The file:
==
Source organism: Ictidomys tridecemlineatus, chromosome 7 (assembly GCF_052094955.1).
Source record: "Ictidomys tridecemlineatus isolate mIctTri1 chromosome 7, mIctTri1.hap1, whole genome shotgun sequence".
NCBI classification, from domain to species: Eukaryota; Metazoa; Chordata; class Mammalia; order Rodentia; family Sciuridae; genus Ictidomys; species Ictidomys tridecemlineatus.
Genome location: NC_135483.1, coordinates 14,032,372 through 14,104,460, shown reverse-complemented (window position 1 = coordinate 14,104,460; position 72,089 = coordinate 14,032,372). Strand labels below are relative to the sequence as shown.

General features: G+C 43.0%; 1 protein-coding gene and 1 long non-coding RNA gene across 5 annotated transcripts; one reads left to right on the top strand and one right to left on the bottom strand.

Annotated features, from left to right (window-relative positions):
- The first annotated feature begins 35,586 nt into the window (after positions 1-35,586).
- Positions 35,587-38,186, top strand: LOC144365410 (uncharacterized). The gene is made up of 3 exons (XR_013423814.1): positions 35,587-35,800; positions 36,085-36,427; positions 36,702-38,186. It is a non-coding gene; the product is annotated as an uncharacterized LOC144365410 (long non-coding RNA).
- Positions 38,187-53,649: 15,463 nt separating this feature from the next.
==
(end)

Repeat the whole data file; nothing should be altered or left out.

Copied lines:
Source organism: Ictidomys tridecemlineatus, chromosome 7 (assembly GCF_052094955.1).
Source record: "Ictidomys tridecemlineatus isolate mIctTri1 chromosome 7, mIctTri1.hap1, whole genome shotgun sequence".
NCBI classification, from domain to species: Eukaryota; Metazoa; Chordata; class Mammalia; order Rodentia; family Sciuridae; genus Ictidomys; species Ictidomys tridecemlineatus.
Genome location: NC_135483.1, coordinates 14,032,372 through 14,104,460, shown reverse-complemented (window position 1 = coordinate 14,104,460; position 72,089 = coordinate 14,032,372). Strand labels below are relative to the sequence as shown.

General features: G+C 43.0%; 1 protein-coding gene and 1 long non-coding RNA gene across 5 annotated transcripts; one reads left to right on the top strand and one right to left on the bottom strand.

Annotated features, from left to right (window-relative positions):
- The first annotated feature begins 35,586 nt into the window (after positions 1-35,586).
- Positions 35,587-38,186, top strand: LOC144365410 (uncharacterized). The gene is made up of 3 exons (XR_013423814.1): positions 35,587-35,800; positions 36,085-36,427; positions 36,702-38,186. It is a non-coding gene; the product is annotated as an uncharacterized LOC144365410 (long non-coding RNA).
- Positions 38,187-53,649: 15,463 nt separating this feature from the next.